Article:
Swedish defence company SAAB says it may co-produce electronic warfare (EW) equipment in India, should talks with Hindustan Aeronautics Limited (HAL) come to fruition. But it labled as wrong a report in the Business Standard of India that it might close its South African production line for the equipment should the joint venture materialise.
Reporting from the Aero India air show in Bangalore last week, the paper said SAAB and HAL were planning a JV to manufacture an airborne EW system for the HAL Dhruv advanced light helicopter. SAAB International India AB country head Inderjit Sial was quoted saying both SAAB and HAL had received board approval for the proposed arrangement “and we are working on the nuances of the deal now. We will hold a minority stake of 26% as per present foreign investment regulations,” he added. “He also informed media persons that SAAB would close down its manufacturing unit in South Africa and move it to India after this arrangement.” the Business Standard said.
SAAB AB spokesman Erik Magni said the company “is not closing down its operations in South Africa for its EW products. That information is not true, the quote is incorrect.” Magni added he could “confirm that we are in discussions with HAL, but since the discussions are a matter of negotiations we are currently unable to confirm any details in those discussions.”
SAAB SA Vice President Communications & Public Affairs Florence Musengi gave a similar response adding SAAB “is continuously reviewing the need to meet market demand and can therefore not exclude the possibility that its products for EW could be produced in other countries as well”.
SAAB CE and president Håkan Buskhe added in Bangalore that the company would also set up a research and development (R&D) centre in India. This would employ 300 engineers over the next five years.
Defence analyst Helmoed-Römer Heitman says the move may again inflame concerns about the future of the South African defence industry generally and those with foreign shareholders in particular. Writing in the September 8, 2010, edition Janes Defence Weekly, he warned the “future of the industry essentially depends on two factors: the SANDF finding the funds to again begin placing long-term orders and to fund R&D; and whether the new foreign owners of the Denel divisions and bigger private companies will actually fund R&D in South Africa. That is a matter of some concern within the military, who fear that some of those companies may be turned into simple low-cost manufacturing arms.”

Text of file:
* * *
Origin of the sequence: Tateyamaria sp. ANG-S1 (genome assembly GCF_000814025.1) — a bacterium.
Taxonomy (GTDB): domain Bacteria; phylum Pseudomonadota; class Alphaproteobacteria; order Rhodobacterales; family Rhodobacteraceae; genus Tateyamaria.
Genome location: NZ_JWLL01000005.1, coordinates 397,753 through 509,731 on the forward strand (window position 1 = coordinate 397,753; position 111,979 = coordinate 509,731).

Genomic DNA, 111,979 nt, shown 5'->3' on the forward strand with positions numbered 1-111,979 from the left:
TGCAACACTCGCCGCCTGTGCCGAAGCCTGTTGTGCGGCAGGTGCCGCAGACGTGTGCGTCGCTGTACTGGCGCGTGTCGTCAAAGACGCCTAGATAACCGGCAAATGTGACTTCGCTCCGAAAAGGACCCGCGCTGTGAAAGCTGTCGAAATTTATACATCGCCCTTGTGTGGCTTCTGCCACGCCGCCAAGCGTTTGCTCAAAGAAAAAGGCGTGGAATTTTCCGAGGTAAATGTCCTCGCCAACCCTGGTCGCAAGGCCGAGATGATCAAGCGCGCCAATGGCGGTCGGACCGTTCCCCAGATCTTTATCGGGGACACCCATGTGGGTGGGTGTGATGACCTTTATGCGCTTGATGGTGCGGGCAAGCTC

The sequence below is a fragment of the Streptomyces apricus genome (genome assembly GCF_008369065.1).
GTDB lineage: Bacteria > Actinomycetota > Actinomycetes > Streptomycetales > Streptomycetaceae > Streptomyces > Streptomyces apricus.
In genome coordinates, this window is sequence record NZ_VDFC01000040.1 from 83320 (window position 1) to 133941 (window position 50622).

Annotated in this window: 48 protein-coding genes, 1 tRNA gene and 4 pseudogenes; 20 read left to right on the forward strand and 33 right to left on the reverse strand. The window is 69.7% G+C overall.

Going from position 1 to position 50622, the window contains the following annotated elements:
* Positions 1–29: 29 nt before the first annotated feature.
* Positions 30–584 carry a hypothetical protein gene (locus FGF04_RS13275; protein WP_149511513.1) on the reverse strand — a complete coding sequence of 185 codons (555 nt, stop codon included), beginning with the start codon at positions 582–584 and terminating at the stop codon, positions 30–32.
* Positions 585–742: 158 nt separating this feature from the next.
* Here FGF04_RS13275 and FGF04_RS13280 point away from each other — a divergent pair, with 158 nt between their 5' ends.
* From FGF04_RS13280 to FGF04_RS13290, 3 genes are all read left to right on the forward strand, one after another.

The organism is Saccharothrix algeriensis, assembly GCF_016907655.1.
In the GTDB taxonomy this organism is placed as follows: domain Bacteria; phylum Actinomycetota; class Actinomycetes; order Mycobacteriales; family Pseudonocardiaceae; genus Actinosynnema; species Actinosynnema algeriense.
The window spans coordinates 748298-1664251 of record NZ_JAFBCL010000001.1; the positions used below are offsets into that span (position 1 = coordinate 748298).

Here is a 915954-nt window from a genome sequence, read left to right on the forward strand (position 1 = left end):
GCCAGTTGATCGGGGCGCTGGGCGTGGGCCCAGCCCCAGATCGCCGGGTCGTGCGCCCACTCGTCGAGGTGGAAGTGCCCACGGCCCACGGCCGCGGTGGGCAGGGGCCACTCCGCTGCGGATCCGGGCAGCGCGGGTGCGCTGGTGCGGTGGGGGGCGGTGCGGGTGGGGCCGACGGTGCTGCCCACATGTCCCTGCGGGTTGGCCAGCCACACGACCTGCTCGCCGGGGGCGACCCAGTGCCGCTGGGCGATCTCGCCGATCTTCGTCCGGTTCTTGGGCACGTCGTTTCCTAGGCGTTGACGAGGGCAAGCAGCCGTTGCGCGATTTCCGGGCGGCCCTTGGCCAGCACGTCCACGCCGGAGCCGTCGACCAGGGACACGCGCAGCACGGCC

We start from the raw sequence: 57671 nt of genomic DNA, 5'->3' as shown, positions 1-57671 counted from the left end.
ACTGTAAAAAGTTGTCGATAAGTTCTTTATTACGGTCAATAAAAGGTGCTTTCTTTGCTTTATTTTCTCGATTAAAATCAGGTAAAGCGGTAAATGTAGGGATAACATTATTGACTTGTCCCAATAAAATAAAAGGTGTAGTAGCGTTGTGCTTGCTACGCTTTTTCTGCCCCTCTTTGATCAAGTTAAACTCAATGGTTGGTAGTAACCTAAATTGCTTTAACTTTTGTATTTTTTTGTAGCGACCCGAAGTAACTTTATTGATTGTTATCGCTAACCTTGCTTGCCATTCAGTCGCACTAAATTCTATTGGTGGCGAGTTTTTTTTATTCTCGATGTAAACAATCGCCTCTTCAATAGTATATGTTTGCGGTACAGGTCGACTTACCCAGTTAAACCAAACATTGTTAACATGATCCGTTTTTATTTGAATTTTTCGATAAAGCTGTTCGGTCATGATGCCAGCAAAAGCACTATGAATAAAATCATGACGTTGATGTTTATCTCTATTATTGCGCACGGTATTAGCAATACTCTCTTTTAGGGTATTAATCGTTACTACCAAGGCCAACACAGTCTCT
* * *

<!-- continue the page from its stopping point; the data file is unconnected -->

Commenting on the SAAB co-production move and the R&D centre this week, Heitman said one could not blame industry for exploring its options: “we have cut our defence funding to the level where there is no worthwhile local market and where there is no local R&D funding worth mentioning. That makes South Africa a bad place to develop anything – armed forces are reluctant to buy things not used by the home armed forces, and other countries do have healthy R&D budgets. And then of course, our labour legislation, current and pending, does not exactly encourage anyone to stay here; our education system is not producing a new generation of engineers and technicians, nor would they want to enter an industry clearly out of favour with government; our personal tax regime is not attractive; our national infrastructure is failing; and our growing reputation for corruption does not help.
“Other countries may be more corrupt, but they are buying equipment; they are funding R&D; they are focussed on real education; and their infrastructure is improving. … The mistake from the beginning was to allow control to slide out of SA hands, … unless , of course, one believes in the myth of ‘firewalls’ as an effective means of protecting the IP (intellectual property) of a small country. And no doubt others will follow.”